TEHRAN, IRAN — Iranians mourned this week the consequences of Anglo-American regime change as they marked the 50th anniversary of a CIA coup that toppled their democratically elected prime minister.
At a time when the United States has adopted a policy of preemptive action in its war on terrorists - and is portrayed here as encouraging student street protests - the 1953 overthrow of Mohammad Mossadegh's government is taking on fresh relevance for some Iranians.
"This year, many political groups in Iran are showing more interest in the history of the [US-orchestrated] military coup," says Ibrahim Yazdi, a former foreign minister and leading member of a political party that traces its origins to Mossadegh's National Front. "Now it seems that the Americans are pushing towards the same direction again. That shows they have not learned anything from history."
Organized by the CIA and the British SIS to secure Iran's oil resources from a possible Soviet takeover and secure Iran's oil resources, the coup marked America's first intervention in the Middle East. Its aftershocks are still being felt.
The end of Iran's first democratic government ushered in more than two decades of dictatorship by Shah Muhammad Reza Pahlavi, who relied on US aid and arms. The anti-American backlash in 1979 shook the whole region and helped spread Islamic militancy.
"If there had not been a military coup, there would not have been 25 years of the Shah's brutal regime, there would not have been a revolution in 1979 and a government of clerics," says Mr. Yazdi, who served briefly as foreign minister in the first cabinet after the fall of the Shah. "What we have now is a result of the coup."
Today, Mr. Mossadegh remains a hero to many Iranians who believe he fought against colonial exploitation and dictatorial rule during his 26 months in office. Perhaps because he represents a future denied and what might have been, his memory has approached myth.
Mossadegh incurred the wrath of Britain by nationalizing the Anglo-Iranian Oil Company and then argued his case successfully at the UN Security Council.
After considering military action, Britain opted for a coup d'état. President Harry Truman rejected the idea, but when Dwight Eisenhower took over the White House, he ordered the CIA to embark on one of its first covert operations against a foreign government.
A new book on the coup - "All the Shah's Men," by New York Times reporter Stephen Kinzer - describes how the CIA and the British helped to undermine Mossadegh's government through bribery, libel, and orchestrated riots. Agents posing as communists threatened religious leaders, while the US ambassador lied to the prime minister about alleged attacks on American nationals.
The book isn't on sale here, but the 50th anniversary was front-page news in Iranian newspapers this week. One paper published excerpts from CIA documents on the coup, which were released only three years ago, and lamented how the intervention stunted the country's evolution.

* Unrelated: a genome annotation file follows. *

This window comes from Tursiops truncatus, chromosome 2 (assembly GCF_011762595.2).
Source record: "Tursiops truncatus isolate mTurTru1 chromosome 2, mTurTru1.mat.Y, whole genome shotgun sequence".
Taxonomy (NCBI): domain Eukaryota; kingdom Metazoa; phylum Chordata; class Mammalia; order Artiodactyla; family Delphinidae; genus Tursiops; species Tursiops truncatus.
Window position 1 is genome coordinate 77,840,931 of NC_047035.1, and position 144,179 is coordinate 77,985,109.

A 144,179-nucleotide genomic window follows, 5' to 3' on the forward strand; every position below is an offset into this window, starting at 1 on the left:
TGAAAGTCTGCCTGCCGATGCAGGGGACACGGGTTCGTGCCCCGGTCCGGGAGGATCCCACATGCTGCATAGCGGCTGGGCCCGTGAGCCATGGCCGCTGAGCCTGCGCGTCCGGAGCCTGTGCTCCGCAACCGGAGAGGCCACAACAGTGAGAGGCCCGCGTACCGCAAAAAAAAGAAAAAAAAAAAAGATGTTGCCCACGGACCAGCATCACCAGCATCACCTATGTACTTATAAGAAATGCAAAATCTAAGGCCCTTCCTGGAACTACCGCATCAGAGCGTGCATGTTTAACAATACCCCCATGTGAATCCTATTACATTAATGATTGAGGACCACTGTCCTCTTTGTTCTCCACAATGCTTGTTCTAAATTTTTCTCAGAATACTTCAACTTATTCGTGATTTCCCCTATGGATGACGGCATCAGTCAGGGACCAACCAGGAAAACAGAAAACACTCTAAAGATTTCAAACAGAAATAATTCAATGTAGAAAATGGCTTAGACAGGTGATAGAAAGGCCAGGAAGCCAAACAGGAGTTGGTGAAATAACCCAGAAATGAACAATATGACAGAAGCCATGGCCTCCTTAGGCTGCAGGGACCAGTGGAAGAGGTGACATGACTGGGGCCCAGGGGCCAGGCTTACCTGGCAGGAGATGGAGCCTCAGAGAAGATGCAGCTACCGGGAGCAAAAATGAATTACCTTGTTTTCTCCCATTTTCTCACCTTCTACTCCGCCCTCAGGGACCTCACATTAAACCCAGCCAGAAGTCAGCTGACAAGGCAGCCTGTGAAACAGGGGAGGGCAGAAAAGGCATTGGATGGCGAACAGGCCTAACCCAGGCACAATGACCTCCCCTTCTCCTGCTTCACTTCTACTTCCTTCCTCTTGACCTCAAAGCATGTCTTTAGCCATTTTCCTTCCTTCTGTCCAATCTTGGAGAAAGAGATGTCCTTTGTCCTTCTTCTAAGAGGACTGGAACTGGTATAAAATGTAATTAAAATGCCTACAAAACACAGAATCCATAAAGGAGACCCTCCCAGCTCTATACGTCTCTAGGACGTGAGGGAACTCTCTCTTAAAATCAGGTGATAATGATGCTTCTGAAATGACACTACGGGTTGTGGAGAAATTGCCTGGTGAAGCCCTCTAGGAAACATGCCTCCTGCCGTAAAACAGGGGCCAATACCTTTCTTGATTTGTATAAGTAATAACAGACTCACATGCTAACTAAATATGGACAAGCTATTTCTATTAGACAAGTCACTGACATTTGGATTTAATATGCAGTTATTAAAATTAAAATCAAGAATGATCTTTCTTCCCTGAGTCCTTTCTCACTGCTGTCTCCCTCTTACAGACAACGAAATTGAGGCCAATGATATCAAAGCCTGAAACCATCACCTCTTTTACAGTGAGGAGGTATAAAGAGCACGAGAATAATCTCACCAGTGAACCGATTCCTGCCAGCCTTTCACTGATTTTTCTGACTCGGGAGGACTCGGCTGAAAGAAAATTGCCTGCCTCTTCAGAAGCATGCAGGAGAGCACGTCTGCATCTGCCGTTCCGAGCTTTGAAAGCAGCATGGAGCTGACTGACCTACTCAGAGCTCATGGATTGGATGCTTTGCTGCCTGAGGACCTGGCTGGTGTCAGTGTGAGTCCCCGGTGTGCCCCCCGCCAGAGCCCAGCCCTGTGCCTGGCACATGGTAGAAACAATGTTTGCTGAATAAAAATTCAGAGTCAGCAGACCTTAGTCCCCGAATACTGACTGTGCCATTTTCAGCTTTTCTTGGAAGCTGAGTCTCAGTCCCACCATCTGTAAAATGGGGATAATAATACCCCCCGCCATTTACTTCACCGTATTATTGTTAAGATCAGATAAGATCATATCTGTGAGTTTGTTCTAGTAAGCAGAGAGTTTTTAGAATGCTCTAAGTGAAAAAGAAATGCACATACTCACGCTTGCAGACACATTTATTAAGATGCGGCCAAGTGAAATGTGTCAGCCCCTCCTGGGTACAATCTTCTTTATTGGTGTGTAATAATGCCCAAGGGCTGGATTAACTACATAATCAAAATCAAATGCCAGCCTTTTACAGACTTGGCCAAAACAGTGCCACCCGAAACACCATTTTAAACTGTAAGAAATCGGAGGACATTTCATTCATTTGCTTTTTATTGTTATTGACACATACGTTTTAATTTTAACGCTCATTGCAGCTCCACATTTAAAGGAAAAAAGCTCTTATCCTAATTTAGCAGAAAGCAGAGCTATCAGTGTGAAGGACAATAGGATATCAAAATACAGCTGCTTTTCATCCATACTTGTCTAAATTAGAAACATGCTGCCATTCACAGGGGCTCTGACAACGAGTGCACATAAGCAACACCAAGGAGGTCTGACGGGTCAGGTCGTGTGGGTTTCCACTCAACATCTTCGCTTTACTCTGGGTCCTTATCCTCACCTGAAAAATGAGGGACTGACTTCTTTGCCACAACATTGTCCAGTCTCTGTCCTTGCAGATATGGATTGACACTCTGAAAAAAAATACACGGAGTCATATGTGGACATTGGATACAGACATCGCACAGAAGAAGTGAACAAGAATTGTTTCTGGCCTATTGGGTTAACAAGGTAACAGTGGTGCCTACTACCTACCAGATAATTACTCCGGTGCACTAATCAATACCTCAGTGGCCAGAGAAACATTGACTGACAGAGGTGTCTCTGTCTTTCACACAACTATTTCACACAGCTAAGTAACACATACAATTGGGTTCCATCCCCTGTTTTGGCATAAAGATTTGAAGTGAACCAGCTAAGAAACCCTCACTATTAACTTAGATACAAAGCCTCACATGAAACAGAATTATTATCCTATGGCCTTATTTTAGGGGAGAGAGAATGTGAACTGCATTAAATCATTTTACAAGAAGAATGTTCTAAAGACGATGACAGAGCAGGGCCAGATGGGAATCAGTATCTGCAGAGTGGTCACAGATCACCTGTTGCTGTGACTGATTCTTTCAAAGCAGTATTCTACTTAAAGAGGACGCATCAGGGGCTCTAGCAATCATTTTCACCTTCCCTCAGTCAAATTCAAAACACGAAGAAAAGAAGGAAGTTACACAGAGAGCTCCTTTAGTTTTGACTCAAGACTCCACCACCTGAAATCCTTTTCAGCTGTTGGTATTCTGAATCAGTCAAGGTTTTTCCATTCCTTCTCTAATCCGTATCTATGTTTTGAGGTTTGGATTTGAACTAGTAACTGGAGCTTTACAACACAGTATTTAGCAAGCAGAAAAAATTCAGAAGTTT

In an allusion to the US-led invasion of Iraq, the daily Yas-e No wrote that some Iranians might wrongly assume the best way to solve the country's problems now would be to turn to a foreign power: "If a foreign country comes to an area, it will think about its own national interest first and not care about the people's rights."
The ruling conservative clergy have portrayed recent street protests in Iran as an attempt by the US to foment discontent among university students. Although student leaders distanced themselves from Washington and monarchist exiles, accusations of foreign meddling carry weight in a country with Iran's history.
The Bush administration has handed the hard-liners valuable ammunition by cultivating relations with Iranian exiles who favor restoring the monarchy and by promoting a media campaign to undermine Iran's clerical leadership.
Washington's tough rhetoric against Tehran and flirtation with the Shah's son are a kind of nightmarish déjà vu for the embattled reformists and students struggling to push for democratic change in Iran.
The reformists allied with President Mohammad Khatami say their country now faces another choice between despotism and democracy, and they worry that the combination of outside interference and internal squabbling within their own ranks could once again defer their dream.
At a conference here this week commemorating Mossadegh, a young Iranian man who asked not to be identified said "If there is going to be [democratic] change, it should not be done by a foreign government but by Iranians, and it should happen gradually," he said.
On Tuesday, the day of the anniversary, there were no official government ceremonies to honor Mossadegh's legacy. Deemed too secular for the Islamic Republic, he is seldom mentioned by the conservative clergy. When they do mention him, they stress the role of clerics at the time and show contempt for Mossadegh.
Abolfathi Takrousta, who worked as Mossadegh's cook, says, "Under both regimes, now and before, they like to hide his name. But the good things he did are clear to Iranians, so I don't know why they would do this. When Mossadegh died, people felt their father had died."